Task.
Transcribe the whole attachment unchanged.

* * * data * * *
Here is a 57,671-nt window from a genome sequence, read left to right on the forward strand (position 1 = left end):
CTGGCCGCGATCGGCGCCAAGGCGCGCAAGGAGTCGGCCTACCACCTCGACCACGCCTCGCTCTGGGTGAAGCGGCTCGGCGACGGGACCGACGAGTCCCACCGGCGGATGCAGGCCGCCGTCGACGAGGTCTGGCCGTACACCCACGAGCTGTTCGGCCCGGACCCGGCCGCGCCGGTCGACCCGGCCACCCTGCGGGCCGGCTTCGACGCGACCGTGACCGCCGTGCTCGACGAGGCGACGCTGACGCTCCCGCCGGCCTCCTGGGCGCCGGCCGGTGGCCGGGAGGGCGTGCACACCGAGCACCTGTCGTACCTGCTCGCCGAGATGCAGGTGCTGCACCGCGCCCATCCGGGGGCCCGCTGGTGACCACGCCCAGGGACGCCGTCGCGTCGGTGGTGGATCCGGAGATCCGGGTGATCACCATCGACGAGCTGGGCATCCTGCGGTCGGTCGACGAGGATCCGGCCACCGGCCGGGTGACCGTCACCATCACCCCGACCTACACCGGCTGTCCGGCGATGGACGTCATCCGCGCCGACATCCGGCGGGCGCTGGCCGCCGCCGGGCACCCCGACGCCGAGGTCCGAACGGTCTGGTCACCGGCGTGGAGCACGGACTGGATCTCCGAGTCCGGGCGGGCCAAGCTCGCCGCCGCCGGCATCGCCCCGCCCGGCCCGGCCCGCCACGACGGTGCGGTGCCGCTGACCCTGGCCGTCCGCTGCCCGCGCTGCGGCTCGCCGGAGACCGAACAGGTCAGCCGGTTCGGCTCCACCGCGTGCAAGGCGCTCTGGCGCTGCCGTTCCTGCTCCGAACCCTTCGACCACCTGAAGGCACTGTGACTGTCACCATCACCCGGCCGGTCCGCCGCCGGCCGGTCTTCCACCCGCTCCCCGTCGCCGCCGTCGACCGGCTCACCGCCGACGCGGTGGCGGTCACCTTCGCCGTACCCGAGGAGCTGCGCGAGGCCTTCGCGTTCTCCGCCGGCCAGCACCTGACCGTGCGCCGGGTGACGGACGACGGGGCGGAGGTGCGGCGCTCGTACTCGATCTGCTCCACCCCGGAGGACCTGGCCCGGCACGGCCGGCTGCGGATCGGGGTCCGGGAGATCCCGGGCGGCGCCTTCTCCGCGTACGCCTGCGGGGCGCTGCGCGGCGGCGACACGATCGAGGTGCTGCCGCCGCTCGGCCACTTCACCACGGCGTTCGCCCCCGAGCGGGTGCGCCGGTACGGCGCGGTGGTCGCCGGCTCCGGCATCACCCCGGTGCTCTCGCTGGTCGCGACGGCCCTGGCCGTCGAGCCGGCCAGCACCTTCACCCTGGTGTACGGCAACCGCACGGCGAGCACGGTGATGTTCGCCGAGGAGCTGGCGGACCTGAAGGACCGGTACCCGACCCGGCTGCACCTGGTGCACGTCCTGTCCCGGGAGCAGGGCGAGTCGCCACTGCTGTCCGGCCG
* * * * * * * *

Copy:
Here is a 57,671-nt window from a genome sequence, read left to right on the forward strand (position 1 = left end):
CTGGCCGCGATCGGCGCCAAGGCGCGCAAGGAGTCGGCCTACCACCTCGACCACGCCTCGCTCTGGGTGAAGCGGCTCGGCGACGGGACCGACGAGTCCCACCGGCGGATGCAGGCCGCCGTCGACGAGGTCTGGCCGTACACCCACGAGCTGTTCGGCCCGGACCCGGCCGCGCCGGTCGACCCGGCCACCCTGCGGGCCGGCTTCGACGCGACCGTGACCGCCGTGCTCGACGAGGCGACGCTGACGCTCCCGCCGGCCTCCTGGGCGCCGGCCGGTGGCCGGGAGGGCGTGCACACCGAGCACCTGTCGTACCTGCTCGCCGAGATGCAGGTGCTGCACCGCGCCCATCCGGGGGCCCGCTGGTGACCACGCCCAGGGACGCCGTCGCGTCGGTGGTGGATCCGGAGATCCGGGTGATCACCATCGACGAGCTGGGCATCCTGCGGTCGGTCGACGAGGATCCGGCCACCGGCCGGGTGACCGTCACCATCACCCCGACCTACACCGGCTGTCCGGCGATGGACGTCATCCGCGCCGACATCCGGCGGGCGCTGGCCGCCGCCGGGCACCCCGACGCCGAGGTCCGAACGGTCTGGTCACCGGCGTGGAGCACGGACTGGATCTCCGAGTCCGGGCGGGCCAAGCTCGCCGCCGCCGGCATCGCCCCGCCCGGCCCGGCCCGCCACGACGGTGCGGTGCCGCTGACCCTGGCCGTCCGCTGCCCGCGCTGCGGCTCGCCGGAGACCGAACAGGTCAGCCGGTTCGGCTCCACCGCGTGCAAGGCGCTCTGGCGCTGCCGTTCCTGCTCCGAACCCTTCGACCACCTGAAGGCACTGTGACTGTCACCATCACCCGGCCGGTCCGCCGCCGGCCGGTCTTCCACCCGCTCCCCGTCGCCGCCGTCGACCGGCTCACCGCCGACGCGGTGGCGGTCACCTTCGCCGTACCCGAGGAGCTGCGCGAGGCCTTCGCGTTCTCCGCCGGCCAGCACCTGACCGTGCGCCGGGTGACGGACGACGGGGCGGAGGTGCGGCGCTCGTACTCGATCTGCTCCACCCCGGAGGACCTGGCCCGGCACGGCCGGCTGCGGATCGGGGTCCGGGAGATCCCGGGCGGCGCCTTCTCCGCGTACGCCTGCGGGGCGCTGCGCGGCGGCGACACGATCGAGGTGCTGCCGCCGCTCGGCCACTTCACCACGGCGTTCGCCCCCGAGCGGGTGCGCCGGTACGGCGCGGTGGTCGCCGGCTCCGGCATCACCCCGGTGCTCTCGCTGGTCGCGACGGCCCTGGCCGTCGAGCCGGCCAGCACCTTCACCCTGGTGTACGGCAACCGCACGGCGAGCACGGTGATGTTCGCCGAGGAGCTGGCGGACCTGAAGGACCGGTACCCGACCCGGCTGCACCTGGTGCACGTCCTGTCCCGGGAGCAGGGCGAGTCGCCACTGCTGTCCGGCCG